Wednesday, June 6, 2012


When all dressed up and portraying a historical character confronted with members of the public, it is a good idea to have a little bit of monologue explaining who, what and when you are. It helps your audience have time to look around, also to let them know some important facts (never assume your audience knows anything.) A short monologue can ground them, but I also find it helpful to get me in the mood for sharing information. I am actually a very shy person, and sometimes I need a reason to open my mouth and be outgoing just as much as the audience needs to figure out what is going on.

Now by monologue, I don’t mean something long and boring. The old Strawbery Banke rule for tour guides was that your introduction to the history could not be more than two minutes long. I think that is too long for a beginning introduction before you toss focus back to your visitors and find out what they are interested in. I generally like my introductory monologues to be roughly three sentences in length and either end with a question or some other type of conversation starter that the people you are conversing with can latch on to.

A few months ago at the FPIPN retreat, Ron Carnegie, who is George Washington at Colonial Williamsburg started his talk with a pet peeve that he called the “Wikipedia method” of first-person interpretation: Where the presenter sounds less like a real person talking to other real people and sounds more like the entry in a dry encyclopedia. “Hi, my name is ____ I was born on March 18th in a small town outside ____. When I was 18 we moved to ___ where I was to meet my future ____.” Just a list of dry facts. I actually recently heard this done. Not quite as badly as all that but the person really did say: “my name is ­­____ this is my house and the year is ______.”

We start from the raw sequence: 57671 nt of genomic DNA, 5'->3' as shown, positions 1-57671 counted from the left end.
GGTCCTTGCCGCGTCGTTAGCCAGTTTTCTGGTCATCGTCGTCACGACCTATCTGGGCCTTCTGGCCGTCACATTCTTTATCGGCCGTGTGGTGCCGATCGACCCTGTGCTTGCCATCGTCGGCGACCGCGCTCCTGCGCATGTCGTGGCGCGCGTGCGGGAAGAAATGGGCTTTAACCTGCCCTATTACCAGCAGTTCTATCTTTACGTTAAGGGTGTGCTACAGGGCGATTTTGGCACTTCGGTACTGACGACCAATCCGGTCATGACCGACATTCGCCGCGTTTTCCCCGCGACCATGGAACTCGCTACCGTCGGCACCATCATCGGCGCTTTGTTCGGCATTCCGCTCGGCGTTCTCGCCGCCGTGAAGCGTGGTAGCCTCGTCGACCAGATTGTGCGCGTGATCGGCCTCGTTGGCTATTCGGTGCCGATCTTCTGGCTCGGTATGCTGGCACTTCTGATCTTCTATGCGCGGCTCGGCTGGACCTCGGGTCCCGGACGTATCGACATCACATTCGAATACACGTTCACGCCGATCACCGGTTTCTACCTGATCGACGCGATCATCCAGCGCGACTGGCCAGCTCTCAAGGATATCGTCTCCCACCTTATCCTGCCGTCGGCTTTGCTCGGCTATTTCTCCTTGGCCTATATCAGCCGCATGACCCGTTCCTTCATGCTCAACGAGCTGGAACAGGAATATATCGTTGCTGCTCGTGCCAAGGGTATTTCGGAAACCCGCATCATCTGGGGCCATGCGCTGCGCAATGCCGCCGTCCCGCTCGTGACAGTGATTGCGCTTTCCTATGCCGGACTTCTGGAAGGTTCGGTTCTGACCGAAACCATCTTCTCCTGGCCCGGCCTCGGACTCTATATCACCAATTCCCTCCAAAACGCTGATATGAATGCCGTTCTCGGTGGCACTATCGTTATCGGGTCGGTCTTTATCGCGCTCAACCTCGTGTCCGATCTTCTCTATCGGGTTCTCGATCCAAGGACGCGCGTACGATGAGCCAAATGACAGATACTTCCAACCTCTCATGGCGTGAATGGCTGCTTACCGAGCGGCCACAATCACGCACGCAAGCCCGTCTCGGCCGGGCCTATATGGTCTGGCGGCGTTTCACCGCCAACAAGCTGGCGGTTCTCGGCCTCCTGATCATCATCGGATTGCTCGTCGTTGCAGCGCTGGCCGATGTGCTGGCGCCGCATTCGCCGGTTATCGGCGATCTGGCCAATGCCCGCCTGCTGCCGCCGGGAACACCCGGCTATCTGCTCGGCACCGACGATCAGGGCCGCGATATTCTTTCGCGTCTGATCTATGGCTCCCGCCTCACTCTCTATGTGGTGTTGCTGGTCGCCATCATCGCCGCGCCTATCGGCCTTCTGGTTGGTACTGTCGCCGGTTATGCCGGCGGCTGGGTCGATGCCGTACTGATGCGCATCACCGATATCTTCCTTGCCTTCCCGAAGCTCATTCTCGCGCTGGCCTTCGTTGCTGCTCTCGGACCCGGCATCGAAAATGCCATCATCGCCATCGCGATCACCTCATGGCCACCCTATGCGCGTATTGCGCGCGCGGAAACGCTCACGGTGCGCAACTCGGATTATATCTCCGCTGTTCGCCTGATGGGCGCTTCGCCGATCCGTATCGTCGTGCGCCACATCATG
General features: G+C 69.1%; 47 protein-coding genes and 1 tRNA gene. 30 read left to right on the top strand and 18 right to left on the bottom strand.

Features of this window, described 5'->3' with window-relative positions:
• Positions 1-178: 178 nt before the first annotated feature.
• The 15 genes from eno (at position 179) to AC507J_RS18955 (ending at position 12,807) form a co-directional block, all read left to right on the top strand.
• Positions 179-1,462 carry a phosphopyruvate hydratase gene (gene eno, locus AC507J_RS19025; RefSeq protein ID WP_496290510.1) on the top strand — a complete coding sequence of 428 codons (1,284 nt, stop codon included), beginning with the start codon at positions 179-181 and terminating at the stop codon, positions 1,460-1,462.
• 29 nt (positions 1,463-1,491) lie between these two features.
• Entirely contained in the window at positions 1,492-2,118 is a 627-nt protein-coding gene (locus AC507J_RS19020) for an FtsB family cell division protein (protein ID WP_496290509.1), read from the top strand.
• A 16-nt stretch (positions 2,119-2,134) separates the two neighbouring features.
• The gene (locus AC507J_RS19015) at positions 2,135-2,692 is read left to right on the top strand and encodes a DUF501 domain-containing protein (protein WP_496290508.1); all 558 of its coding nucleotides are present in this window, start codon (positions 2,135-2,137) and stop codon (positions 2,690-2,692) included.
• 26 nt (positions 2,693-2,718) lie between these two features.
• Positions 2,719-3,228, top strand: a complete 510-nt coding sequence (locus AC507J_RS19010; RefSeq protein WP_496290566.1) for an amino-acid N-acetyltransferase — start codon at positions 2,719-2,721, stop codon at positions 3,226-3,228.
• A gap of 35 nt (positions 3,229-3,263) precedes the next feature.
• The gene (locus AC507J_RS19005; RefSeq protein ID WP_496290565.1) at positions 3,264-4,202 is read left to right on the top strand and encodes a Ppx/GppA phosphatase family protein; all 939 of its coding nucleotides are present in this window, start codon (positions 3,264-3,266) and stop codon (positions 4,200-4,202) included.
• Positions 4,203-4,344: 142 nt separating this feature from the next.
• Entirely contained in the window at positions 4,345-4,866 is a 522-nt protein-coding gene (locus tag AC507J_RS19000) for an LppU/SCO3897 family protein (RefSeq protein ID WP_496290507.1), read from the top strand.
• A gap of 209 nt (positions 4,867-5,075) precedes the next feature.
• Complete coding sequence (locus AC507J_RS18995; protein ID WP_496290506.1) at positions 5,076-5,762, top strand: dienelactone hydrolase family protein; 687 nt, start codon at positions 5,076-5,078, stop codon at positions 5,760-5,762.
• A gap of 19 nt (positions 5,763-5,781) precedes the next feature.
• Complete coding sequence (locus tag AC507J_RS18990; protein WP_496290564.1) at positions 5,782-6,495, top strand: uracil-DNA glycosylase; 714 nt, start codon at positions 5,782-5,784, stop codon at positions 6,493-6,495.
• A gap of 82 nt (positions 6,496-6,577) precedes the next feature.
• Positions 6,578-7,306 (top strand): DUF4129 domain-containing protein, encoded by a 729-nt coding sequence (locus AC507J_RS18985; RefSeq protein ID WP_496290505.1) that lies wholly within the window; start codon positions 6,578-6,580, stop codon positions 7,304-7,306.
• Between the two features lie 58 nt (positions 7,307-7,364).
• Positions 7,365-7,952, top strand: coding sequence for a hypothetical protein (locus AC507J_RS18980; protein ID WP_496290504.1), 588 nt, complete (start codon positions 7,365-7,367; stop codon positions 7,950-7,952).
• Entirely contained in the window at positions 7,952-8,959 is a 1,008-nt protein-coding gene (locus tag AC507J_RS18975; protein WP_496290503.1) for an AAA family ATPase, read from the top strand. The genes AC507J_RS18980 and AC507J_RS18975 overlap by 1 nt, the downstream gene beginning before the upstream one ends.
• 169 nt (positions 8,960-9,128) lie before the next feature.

It sounds so fake! Most people don’t really talk like that. I’ve thought back over some of the times I’ve had to introduce myself to people, to groups, and there are definitely ways to introduce yourself and the historical setting that are much less awkward. One of my fellow Mrs. Shaprios at Strawbery Banke has a basic introduction that sounds like this: “Hello, my name is Mrs. Shaprio, welcome to my home. My husband and I purchased this house 10 years ago in 1909.” I think this is a fairly brilliant way to get the date across. Easy math, that also tells you something about the character and her social status. Sometimes she even adds: "That was just a few months after our daughter Molly was born." More info, not a lot of fuss. As Mrs. Shapiro I often endow people as potential renters since the Shapiros rented the third floor, it gives me an excuse to talk about the house, and a reason to invite them to look around the rest of the house.

This spring Stephen and I spent 4 weekends at the Robin Hood Springtime Festival mostly with Stephen working Saturdays and me working Sundays. I usually arrived tired, and proceeded to spend the day getting progressively more exhausted. Couple that with the small attendance, and I don't feel like I ever really got into the swing of an opening monologue about my 12th Century character: Rose I got good at explaining about the encampment, the tent, food and herbal medicine, but I don't feel like I really found Rose and her relationship to all these strange people she meets when the lord is on the march. I guess that is a good excuse to find other places to set up our 12th Century encampment.

1 comment:

  1. Thank you! More food for thought as our group moves closer to giving 1st person a shot. Given the Celtic cultural mandate to actively welcome outsiders, developing a natural greeting that conveys what people are looking at will be a necessity.